Careers in Home improvement

Hi all,
I just wanted to say that this is a great group. I have a question regarding careers involving home improvement. If one likes home improvement projects and fixing up old homes what kind of full time career is available? I assume a generic track would be to pursue a handyman and/or a general contractor career. How much money could one make doing home improvements? Am I on the right track or is home improvement not feasible to make a stable career and living??
Thanks,
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txoutdoors wrote:

Well, carpentry and other specialties, of course. I know of several people for whom this is a second career, after spinning out of the white collar office job market for one reason or another. You can work for yourself (or more accurately, for 100 bosses instead of just one!), be outside a lot, and you get to claim a tax deduction for everything you buy at Home Depot, too.
But probably the most feasible for most people is to pursue a side career of real estate investment. Serial home remodelings, profiting on each one, or rental property improvements, are both methods with great tax advantages and long-term stability.
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Depends on how good you are. I know of one that I worked with part time that made well over 100k a year and that was 25 years ago.
He contracted out most plumbing and electrical, but did most of the brick laying, framing, finish carpentry, did his own design and drawings. The amazing part was that he could do each of the skills as well as the top specialist in a particular trade.
He did not bother with doing aluminum siding as there was not enough money in it and siders were cut throat in pricing. Same with roofing. The money was in doing things like converting a house to a doctor's office. That would sometimes mean ripping the entire front off a building and starting over, as well as all the interior rooms needed building to specialized specifications .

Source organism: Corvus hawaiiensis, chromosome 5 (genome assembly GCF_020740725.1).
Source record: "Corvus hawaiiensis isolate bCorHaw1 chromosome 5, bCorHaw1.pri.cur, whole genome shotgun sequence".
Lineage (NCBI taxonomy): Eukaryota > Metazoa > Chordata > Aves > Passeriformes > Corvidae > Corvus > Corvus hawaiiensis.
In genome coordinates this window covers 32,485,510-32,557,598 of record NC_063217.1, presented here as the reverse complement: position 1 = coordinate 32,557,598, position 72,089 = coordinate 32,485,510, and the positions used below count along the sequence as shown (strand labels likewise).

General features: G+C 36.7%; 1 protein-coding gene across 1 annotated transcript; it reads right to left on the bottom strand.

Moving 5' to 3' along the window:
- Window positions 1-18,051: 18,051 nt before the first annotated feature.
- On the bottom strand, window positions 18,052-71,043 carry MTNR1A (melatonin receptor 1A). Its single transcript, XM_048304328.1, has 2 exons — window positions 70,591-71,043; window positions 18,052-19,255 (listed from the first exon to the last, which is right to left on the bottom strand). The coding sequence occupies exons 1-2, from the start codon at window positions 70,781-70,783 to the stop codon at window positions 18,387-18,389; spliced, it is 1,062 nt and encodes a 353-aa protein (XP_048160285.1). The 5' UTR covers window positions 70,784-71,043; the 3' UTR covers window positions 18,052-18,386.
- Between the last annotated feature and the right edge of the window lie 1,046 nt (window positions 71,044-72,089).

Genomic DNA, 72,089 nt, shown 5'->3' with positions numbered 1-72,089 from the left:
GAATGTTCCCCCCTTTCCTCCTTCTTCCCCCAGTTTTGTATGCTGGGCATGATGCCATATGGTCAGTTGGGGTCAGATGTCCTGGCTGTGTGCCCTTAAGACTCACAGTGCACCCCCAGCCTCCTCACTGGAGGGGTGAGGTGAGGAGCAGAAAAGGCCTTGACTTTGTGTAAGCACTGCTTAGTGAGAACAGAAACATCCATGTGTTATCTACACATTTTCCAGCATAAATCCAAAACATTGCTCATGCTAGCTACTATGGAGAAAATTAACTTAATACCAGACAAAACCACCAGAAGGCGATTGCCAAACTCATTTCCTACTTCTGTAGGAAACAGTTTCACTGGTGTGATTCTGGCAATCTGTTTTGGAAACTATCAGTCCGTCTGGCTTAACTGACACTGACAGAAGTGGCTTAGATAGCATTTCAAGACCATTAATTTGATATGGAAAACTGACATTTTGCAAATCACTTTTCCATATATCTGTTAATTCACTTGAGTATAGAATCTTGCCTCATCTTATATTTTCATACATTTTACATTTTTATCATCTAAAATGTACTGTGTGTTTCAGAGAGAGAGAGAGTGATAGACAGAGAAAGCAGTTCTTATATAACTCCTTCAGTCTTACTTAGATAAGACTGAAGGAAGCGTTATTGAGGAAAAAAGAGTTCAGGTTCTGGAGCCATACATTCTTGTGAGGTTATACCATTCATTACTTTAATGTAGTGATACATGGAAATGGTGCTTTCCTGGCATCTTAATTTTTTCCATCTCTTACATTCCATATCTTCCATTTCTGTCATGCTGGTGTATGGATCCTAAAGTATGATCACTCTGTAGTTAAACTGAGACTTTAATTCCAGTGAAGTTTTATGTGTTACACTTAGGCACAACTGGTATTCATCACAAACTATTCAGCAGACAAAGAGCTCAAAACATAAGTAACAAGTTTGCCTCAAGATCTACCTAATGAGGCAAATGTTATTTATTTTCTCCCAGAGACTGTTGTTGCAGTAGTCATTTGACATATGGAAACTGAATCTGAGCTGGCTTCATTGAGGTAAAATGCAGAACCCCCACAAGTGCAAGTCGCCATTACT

Kitchen remodels are big $ also. Gut the entire kitchen to the studs. He'd even pick out the cabinets for those that had no clue as to style.
Sadly, he was sidelined due to health. Even then, a wealthy man wanted special trim in his home and could find no one that knew how to do it. He paid to have this guy picked up in the morning and brought to his house to show a finish carpenter how to do what he wanted and supervise, then he'd have him taken home.
He sure had talent. While a lot of knowledge did rub off on me, the talent in his hands could not be taught. You have to be born with it. If you have that ability, you will never be out of work and will always make a good living. And you'd never have to take a job cheap just to get work.
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If you are dependable and fairly good, I would think that within a few years you would have more business than you could handle. The Handyman / Home Improvement area is overpopulated with people who: A: Don't know what they are doing. B: Are highly unreliable due to problems with alcohol, drugs or just a shitty work ethic. They get a few bux in their jeans and you can't find them unless you scour the local taverns. C: Are terrible money managers and do not pay their bills for the materials they buy. If the Supplier delivered the materials to the jobsite, he may put a lien against your home for the Contractor's non-payment.
Good Luck!
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